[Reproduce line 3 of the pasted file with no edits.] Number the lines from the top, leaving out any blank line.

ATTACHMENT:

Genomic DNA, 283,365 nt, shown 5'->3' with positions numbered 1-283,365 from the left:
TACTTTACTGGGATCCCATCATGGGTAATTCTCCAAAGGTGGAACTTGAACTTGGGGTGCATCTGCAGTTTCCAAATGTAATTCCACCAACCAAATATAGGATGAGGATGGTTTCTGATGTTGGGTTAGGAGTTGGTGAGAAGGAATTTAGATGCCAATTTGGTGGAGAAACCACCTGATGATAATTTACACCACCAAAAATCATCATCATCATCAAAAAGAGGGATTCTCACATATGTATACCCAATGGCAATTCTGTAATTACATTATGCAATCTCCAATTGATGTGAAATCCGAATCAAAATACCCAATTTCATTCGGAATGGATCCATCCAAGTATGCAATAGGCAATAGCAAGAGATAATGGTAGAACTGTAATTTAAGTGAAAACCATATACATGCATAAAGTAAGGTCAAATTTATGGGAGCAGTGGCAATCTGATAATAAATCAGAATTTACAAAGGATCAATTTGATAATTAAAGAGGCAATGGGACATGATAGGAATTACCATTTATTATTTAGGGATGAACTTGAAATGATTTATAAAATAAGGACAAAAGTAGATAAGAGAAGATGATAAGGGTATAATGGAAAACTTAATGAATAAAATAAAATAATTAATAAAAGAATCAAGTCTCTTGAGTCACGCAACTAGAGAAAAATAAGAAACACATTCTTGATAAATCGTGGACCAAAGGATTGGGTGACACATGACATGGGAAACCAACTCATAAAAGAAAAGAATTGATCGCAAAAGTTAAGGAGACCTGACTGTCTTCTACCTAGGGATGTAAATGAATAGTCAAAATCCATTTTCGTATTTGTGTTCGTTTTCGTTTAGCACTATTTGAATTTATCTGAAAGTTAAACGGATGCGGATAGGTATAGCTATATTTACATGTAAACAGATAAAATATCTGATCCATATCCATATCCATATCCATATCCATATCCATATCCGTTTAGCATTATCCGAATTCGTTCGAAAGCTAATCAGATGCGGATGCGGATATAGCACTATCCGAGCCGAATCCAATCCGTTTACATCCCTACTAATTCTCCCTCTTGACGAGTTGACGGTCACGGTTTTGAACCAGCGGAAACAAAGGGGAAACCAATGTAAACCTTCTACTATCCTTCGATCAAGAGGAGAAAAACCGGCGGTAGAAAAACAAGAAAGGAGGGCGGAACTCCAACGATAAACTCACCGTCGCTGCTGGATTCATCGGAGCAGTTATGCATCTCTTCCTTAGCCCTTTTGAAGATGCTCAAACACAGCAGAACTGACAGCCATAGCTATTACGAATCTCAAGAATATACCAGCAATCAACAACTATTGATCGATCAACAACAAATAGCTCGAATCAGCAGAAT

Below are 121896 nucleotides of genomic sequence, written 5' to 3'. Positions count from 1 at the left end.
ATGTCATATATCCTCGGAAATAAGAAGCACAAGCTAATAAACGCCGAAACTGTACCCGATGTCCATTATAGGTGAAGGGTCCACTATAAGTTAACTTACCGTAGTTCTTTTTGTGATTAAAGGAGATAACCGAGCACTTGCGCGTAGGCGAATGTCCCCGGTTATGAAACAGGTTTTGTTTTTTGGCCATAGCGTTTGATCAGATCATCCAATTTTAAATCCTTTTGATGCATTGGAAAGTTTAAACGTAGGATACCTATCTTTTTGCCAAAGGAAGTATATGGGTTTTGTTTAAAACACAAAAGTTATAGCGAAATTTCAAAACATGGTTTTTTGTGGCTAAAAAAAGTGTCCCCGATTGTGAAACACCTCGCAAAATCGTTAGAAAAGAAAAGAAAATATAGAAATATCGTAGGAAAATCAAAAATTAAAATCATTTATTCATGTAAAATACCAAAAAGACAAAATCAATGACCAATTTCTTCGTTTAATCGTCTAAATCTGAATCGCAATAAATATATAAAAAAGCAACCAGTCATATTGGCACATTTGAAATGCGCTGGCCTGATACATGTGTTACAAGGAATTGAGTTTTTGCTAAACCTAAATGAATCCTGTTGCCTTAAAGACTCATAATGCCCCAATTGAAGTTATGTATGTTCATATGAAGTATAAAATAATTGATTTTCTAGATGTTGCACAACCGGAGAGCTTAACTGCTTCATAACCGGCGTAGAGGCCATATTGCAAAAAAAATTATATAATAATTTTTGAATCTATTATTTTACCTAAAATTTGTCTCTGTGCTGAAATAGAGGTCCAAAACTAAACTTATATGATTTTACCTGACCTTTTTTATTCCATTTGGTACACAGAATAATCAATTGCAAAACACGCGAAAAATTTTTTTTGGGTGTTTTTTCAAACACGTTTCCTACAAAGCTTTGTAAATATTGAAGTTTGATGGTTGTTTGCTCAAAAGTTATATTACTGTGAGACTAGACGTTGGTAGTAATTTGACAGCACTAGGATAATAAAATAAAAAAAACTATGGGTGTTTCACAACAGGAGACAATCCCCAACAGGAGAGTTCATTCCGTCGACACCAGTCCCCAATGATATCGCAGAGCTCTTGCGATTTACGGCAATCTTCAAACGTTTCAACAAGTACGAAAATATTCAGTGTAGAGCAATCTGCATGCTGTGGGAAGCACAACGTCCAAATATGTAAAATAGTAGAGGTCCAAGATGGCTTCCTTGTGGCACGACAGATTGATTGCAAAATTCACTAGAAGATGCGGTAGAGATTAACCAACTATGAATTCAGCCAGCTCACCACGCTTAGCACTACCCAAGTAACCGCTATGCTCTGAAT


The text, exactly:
Below are 121896 nucleotides of genomic sequence, written 5' to 3'. Positions count from 1 at the left end.